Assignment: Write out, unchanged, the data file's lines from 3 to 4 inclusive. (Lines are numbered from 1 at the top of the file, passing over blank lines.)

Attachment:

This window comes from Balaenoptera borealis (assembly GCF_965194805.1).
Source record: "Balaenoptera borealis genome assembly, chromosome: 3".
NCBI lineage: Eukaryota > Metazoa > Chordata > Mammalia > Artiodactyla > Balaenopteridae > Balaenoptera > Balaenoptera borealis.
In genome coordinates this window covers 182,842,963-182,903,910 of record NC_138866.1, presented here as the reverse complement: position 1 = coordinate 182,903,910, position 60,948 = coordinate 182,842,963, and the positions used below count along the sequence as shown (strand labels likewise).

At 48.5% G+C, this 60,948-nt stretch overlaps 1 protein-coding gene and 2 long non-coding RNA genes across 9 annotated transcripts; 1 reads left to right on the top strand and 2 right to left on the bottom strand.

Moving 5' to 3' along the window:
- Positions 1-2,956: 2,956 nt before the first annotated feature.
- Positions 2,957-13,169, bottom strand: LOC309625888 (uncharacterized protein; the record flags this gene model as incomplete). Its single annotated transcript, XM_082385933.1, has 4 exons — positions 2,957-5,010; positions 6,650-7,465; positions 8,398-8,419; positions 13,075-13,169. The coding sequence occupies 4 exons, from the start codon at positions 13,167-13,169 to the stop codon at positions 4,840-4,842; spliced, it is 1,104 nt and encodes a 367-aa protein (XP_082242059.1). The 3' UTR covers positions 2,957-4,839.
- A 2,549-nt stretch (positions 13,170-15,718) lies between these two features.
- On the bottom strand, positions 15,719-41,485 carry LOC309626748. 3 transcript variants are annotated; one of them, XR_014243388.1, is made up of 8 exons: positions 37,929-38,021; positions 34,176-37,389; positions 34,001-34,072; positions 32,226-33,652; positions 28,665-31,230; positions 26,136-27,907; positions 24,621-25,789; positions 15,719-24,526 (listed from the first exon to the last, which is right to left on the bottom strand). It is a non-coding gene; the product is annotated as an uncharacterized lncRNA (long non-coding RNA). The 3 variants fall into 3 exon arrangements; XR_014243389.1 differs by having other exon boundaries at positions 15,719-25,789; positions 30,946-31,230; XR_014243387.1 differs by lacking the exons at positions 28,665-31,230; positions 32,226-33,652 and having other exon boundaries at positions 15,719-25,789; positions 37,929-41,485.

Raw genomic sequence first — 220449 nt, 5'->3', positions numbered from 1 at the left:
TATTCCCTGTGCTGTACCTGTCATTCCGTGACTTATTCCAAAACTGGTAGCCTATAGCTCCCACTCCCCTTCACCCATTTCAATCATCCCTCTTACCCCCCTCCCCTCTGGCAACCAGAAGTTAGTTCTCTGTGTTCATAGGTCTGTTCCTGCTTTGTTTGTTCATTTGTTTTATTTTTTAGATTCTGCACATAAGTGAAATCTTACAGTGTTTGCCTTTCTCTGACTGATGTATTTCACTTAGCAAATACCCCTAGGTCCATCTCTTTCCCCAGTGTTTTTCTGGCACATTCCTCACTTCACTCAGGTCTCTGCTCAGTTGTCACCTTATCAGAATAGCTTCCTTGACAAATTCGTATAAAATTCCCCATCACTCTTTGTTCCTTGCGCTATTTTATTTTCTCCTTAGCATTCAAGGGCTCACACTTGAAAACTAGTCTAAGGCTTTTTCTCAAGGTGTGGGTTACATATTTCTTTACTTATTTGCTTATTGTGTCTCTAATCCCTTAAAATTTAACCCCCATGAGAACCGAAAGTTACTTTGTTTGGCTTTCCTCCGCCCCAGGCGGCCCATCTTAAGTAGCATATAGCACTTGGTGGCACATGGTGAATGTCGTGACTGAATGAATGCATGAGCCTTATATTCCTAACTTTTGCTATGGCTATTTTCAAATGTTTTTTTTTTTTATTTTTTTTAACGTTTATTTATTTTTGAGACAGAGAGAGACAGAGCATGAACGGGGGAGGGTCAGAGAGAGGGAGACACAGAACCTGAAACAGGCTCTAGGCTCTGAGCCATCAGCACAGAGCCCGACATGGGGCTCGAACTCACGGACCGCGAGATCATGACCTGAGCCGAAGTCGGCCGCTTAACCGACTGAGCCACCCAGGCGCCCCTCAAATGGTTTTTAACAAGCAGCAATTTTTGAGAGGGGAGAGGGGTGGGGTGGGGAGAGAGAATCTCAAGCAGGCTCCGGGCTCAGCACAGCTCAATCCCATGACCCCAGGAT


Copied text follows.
NCBI lineage: Eukaryota > Metazoa > Chordata > Mammalia > Artiodactyla > Balaenopteridae > Balaenoptera > Balaenoptera borealis.
In genome coordinates this window covers 182,842,963-182,903,910 of record NC_138866.1, presented here as the reverse complement: position 1 = coordinate 182,903,910, position 60,948 = coordinate 182,842,963, and the positions used below count along the sequence as shown (strand labels likewise).